If a ruler perfectly observes the rites of the state, white jade will appear in the valley.
— Li Ji (Book of Rites, compiled approx. 300 BCE)
The Chinese have been continuously creative in working jade for more than six thousand years – from the Neolithic Hermadu culture (about 5000 BC) to the present. But China is hardly the only culture to place a high value on jade.
Jade of one type or another is found in Burma, Central America, Brazil, Canada, Japan, India, Siberia, Finland, Tanzania, and elsewhere; in this country, it occurs in California as well as in the northeastern and southwestern states. It is prized for its hardness, glassy luster, and rich translucent colors. Colors vary from white to green, but there are also red, yellow and lavender jades. In China, a clear emerald-green stone is valued most highly. According to ancient legend, yu, as the jewel is known, came from the holy mountains and was thought to be crystallized moonlight. In fact, jade came from along the Silk Road.
Because jade is extremely hard, it might have been tried early on for tools and weapons. But jade is also brittle, and the forms that have survived appear to have been used for symbolic, rather than utilitarian purposes. Jade clubs, for example, were used to represent authority among the Maori. Knives, daggers, and scepters were used in ritual or military ceremonies in China. Jade often possessed not just symbolic but belief-system significance – as seems the case with the mysterious bi discs and cong tubes found in Neolithic Chinese grave sites (the former is a disc with a hole in the center, the latter a tube that, in section, is square on the outside and round on the inside). Centuries later, the corpses of high-ranking officials were clothed in suits made of more than 2,000 thin slivers of jade sewn together with gold wire.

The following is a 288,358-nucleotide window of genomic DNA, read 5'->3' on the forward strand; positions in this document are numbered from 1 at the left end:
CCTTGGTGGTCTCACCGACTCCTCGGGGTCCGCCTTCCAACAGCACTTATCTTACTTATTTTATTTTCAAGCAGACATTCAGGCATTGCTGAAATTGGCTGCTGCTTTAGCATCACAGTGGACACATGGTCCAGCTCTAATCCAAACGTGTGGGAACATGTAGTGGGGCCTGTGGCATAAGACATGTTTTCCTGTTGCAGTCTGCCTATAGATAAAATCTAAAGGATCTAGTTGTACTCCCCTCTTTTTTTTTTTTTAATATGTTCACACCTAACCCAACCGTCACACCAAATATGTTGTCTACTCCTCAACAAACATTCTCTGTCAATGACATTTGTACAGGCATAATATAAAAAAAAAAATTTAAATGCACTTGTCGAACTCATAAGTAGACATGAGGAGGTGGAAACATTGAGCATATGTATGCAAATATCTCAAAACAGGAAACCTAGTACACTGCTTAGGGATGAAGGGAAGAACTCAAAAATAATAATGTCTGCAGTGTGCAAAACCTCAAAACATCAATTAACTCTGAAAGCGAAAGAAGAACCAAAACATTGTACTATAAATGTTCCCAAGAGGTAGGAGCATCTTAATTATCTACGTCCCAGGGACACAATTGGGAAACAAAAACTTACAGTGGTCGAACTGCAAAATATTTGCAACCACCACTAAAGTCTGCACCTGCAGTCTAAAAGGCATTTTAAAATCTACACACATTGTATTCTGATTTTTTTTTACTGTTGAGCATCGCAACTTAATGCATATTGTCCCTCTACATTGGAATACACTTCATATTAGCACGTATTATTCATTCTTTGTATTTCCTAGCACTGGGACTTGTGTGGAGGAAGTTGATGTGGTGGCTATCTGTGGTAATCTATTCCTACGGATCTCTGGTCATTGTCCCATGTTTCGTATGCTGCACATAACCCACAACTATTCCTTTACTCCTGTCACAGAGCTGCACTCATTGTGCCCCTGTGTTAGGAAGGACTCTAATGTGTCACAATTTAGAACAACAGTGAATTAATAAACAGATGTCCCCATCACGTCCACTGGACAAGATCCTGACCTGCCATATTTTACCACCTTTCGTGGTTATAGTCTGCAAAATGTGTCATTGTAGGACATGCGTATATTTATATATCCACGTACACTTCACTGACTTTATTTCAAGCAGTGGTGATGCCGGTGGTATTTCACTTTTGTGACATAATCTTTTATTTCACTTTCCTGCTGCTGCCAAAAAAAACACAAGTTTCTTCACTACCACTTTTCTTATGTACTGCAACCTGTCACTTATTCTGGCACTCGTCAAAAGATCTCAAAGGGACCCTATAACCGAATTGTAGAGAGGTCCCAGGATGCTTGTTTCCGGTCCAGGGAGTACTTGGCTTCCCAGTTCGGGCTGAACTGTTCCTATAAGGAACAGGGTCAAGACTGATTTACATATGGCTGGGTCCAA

In ancient times, as today, jade was also used for personal adornment. Jade rings, bracelets, pendants, beads, and the like appear very early. Even today, the ring disk – a symbol of heaven – is still worn as a talisman; jade bracelets are believed to protect against rheumatism in some regions of China. Exceptional artistic effects can be achieved with jade – outside of Asia, some of the most stunning work was created by Central American artists of Olmec, Toltec, and Mayan cultures. Still, no culture can rival China for the breadth, depth, richness, and variety of work in this medium.
“Jade” is really several stones – or at least that is the usage of the Chinese word, yu, which was applied even to stones such as serpentine and aventurine that are no longer considered types of jade. The English word jade is properly applied to two distinct stones: nephrite and jadeite. Nephrite, either from local sources or imported from central Asia, was almost the only jade used by the Chinese until around the time of the American revolution when jadeite was introduced from Burma.
Although quite different in mineralogical composition, the two stones share many qualities. A milky, soft-colored stone, nephrite is a calcium and magnesium silicate with a tightly bonded, fibrous structure. It is usually white green or violet but can be other colors as well. Jadeite, a sodium and aluminum silicate, comes in more colors, ranging in tone from white to gray and in hue from yellow-orange to violet. But it is best known for the bright green of the highly polished form that is favored for jewelry, where it is cherished for its high luster. Jade’s spectrum of colors is the result of trace elements – such as magnesium in green jade or iron in jades with a yellowish hue – mixed in with the snowy white of the pure mineral.
— by the Education Department of the Asian Art Museum